Despite its size, Israel manages to be one of the top leading countries in every industry around the world thanks to its unique culture. At our #B2BTalks event that focused on innovation in B2B marketing, we were joined by Inbal Arieli, VP strategic partnerships at Start-Up Nation Central. She discussed her experiences in the start-up ecosystem, and some of the interesting aspects of Israeli culture that make it so innovative.

Before working at Start-Up Nation Central, Inbal was part of a company named Modu founded by entrepreneur Dov Moran. Modu was a company with a new modular phone concept, and while the company seemed very promising and foresaw great success, it closed in 2011.

Some people saw the company as a huge failure and others as an incredible achievement. In Inbal’s opinion the company was both. For one, the IP of the module was acquired by Google, and today 7 years after the company’s shut down, these patents are the basis for Google’s modular phone project, called Project Ara.

Secondly, an even bigger success is the fact that from Modu’s 300 former employees, 32 new start-ups were initiated. These employees weren’t looking for a secure work place, but wanted to innovate and start a new company despite their last failure.

Failure is the greatest factor that sets apart societies that manage to innovate and the ones who don’t.

Whether you take Israel, Silicon Valley or any other place in the world, statistics show the following breakdown: there is a 90% failure and 10% success rate.

The two main factors that impact this ratio are:

  • The percentage of people who are trying to innovate per country.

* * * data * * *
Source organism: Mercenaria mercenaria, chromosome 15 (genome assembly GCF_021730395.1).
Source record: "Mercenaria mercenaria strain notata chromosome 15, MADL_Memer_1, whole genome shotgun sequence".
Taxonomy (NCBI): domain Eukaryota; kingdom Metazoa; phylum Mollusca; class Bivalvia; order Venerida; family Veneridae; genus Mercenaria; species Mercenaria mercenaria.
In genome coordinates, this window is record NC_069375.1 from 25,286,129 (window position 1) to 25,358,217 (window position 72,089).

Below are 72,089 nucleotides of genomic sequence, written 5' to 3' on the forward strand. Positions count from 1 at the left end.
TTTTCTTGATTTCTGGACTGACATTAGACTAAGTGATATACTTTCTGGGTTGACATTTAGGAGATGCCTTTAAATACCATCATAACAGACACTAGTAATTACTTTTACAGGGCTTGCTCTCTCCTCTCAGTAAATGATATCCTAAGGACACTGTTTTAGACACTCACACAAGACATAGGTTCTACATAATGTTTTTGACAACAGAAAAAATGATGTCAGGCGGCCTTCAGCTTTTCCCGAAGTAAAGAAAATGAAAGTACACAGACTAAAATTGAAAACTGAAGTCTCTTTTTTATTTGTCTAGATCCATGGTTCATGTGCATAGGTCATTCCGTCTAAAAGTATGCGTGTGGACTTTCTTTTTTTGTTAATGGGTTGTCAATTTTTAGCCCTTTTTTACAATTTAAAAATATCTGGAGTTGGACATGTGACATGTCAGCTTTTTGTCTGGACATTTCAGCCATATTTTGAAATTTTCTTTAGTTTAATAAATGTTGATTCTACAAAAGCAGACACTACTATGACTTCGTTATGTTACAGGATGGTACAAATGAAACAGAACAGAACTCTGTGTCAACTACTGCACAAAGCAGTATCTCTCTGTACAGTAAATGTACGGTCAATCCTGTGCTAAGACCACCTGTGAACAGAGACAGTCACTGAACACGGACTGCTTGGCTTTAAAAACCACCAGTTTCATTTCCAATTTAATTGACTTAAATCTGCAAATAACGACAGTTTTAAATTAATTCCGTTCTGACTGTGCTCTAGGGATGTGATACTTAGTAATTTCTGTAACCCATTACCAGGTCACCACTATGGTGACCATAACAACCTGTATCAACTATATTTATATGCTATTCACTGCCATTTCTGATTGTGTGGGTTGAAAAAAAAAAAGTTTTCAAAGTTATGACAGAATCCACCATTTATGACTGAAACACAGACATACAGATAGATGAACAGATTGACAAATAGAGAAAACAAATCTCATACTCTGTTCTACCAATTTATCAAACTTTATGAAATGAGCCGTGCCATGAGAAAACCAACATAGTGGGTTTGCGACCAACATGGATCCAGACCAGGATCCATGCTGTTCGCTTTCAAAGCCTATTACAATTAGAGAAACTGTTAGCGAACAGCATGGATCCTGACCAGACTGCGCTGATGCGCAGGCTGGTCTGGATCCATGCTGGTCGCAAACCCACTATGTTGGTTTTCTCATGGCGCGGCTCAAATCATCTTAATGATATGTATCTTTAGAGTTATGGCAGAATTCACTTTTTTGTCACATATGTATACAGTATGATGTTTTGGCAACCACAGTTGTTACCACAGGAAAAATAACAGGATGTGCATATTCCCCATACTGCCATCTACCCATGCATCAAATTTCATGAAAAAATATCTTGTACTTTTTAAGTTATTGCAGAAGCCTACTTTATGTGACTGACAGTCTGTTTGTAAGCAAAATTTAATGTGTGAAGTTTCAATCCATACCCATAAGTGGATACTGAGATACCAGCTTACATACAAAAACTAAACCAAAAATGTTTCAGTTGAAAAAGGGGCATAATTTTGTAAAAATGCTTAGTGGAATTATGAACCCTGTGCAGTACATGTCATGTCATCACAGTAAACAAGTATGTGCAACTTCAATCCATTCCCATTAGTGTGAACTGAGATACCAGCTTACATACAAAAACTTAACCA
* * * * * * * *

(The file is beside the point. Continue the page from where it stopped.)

• People’s openness to talking about their failures.

Asking about failure could be considered rude or overstepping boundaries in certain cultures, yet Israel’s take on this subject seems to be fundamentally different. It can be observed right from the definition of the word failure. In Oxford’s dictionary, the definition for failure is simply “lack of success”, whereas the Israeli Even Shushan dictionary contains a vague paragraph that talks about an attempt to do a certain task.

Since childhood Israeli children encounter stories that present the inevitable failure, and the raising up following it, all of which make it clear how differently failure is perceived in Israel.

At the end of her talk, Inbal offered one tip to organizations seeking to create an innovative, thriving team. Usually businesses and teams are caught up with day-to-day tasks, management meetings, and executive status updates, leaving no time for brainstorming and mindfulness. To avoid that, organizations should create a mechanism that assures time allocated for brainstorming, reducing bottlenecks in order to better approach these problems. You’ll most likely find the answers in that very room.

If your organization is based in Israel, then you’re already in a key position, geared up with the atmosphere and platform required for innovative thinking. Watch Inbal’s talk in the video above to learn more.